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iOS Spectre Security Patch Cuts iPhone 6 Performance 40%

Apple Supplier Shares Plunge over In-House Power-Management Chips
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Following last week’s discovery of the massive Meltdown and Spectre security vulnerabilities, Apple quickly put together a software update intended to patch the issues, which took the form of its latest iOS 11.2.2 software update.

According to Melv1n — a self-described tech product management blog, whose founder of the same name touts over a decade of experience building and managing tech products — his iPhone 6 took as much as a 41 percent performance hit in single-core benchmark scores after updating to iOS 11.2.2.

We knew in all fairness to expect some degree of reduced performance on our  iOS devices as the result of ‘Spectre’, in particular — which reports said is designed specifically to take advantage of “speculative execution mechanisms” on a CPU.  Meaning these extremely serious flaws are the result of internal hardware flaws, themselves, which are believed to be present in billions of Intel- and ARM-powered devices, globally.

Melvin’s Methods

To obtain his results, Melvin explains that he used an iPhone 6 to record benchmark scores both before and after updating it to the latest version iOS 11.2.2. He claims to have tested the device in both before/after instances ensuring it’s “the exact same scenario” where no apps are running in the background.

iPhone 6 Performance Scores

Overall performance scores, which were tested via GeekBench, showed staggering reductions of as much as 41 and 39 percent in single- and multi-core testing, respectively. The single-core test result dropped from 1,561 to just 924 after the upgrade, while multi-core performance was just marginally “better,” dropping 39 percent from 2,665 down to 1,616.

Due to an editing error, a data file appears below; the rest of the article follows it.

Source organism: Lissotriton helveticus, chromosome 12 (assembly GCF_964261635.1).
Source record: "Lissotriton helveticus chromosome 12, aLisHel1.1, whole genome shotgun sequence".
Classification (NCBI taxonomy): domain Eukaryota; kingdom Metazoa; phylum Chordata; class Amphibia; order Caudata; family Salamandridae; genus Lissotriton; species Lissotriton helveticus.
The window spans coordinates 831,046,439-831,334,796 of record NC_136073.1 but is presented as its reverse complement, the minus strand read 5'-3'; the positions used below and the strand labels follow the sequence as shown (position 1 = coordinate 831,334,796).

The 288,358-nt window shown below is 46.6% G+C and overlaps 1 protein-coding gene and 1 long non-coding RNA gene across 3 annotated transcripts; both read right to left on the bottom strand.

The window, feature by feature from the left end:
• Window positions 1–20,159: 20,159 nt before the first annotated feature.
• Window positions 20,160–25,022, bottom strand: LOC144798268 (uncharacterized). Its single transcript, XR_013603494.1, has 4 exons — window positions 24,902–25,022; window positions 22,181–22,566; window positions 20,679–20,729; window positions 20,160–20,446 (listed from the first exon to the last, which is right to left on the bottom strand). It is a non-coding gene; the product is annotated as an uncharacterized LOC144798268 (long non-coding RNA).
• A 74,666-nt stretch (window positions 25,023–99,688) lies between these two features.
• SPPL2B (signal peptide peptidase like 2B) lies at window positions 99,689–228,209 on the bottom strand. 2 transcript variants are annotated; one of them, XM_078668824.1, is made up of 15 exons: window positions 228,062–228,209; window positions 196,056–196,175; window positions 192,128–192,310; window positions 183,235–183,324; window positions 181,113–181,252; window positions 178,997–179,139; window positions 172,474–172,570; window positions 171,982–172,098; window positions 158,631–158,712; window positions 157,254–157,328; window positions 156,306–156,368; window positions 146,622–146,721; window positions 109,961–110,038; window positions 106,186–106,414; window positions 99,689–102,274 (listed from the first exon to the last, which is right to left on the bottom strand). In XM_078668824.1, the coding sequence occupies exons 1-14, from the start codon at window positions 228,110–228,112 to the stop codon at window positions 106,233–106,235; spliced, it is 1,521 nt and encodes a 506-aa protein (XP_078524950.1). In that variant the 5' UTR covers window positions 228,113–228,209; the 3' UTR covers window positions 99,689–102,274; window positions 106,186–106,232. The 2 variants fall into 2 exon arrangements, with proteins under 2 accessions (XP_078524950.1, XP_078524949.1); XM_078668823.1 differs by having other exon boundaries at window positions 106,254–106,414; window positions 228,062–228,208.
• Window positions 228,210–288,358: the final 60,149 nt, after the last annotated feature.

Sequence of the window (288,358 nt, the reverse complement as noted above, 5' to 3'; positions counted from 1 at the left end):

Melvin carried out a range of additional, single- and multi-core performance tests — revealing even more troubling performance discrepancies as the result of this week’s update.

HTML 5 DOM performance, for example, took a massive 56 percent hit in single-core tests, while same took a 36 percent hit in multi-core testing. HTML 5 DOM, short for Document Object Model, is also known as the web-browser generated JavaScript code used to render HTML graphics and content on the web.

It’s not terribly surprising to see that something related to JavaScript was most severely impacted by the patch. Apple mentioned JavaScript, specifically, in its official press release covering these so-called speculative execution vulnerabilities.

Final Thoughts

As we can easily see and discern for ourselves based on some of these findings, Melvin concludes that “all numbers point to the same conclusion” which is sizable performance reductions across the board, at almost every level.

While troubling, to be sure, we strongly recommend taking these numbers with a huge grain of salt for now. Melvin’s isolated test results may have revealed what they did, however even he alleges that others around the web have indicated differing results — with some users suggesting the discrepancies could even be the result of a completely unrelated issue, such as Apple’s freshly exposed battery-throttling debacle.

Ultimately, we’ll just have to wait for further analysis, and perhaps a comment from Apple on these preliminary reports, before we get a better idea of what’s actually going on here.

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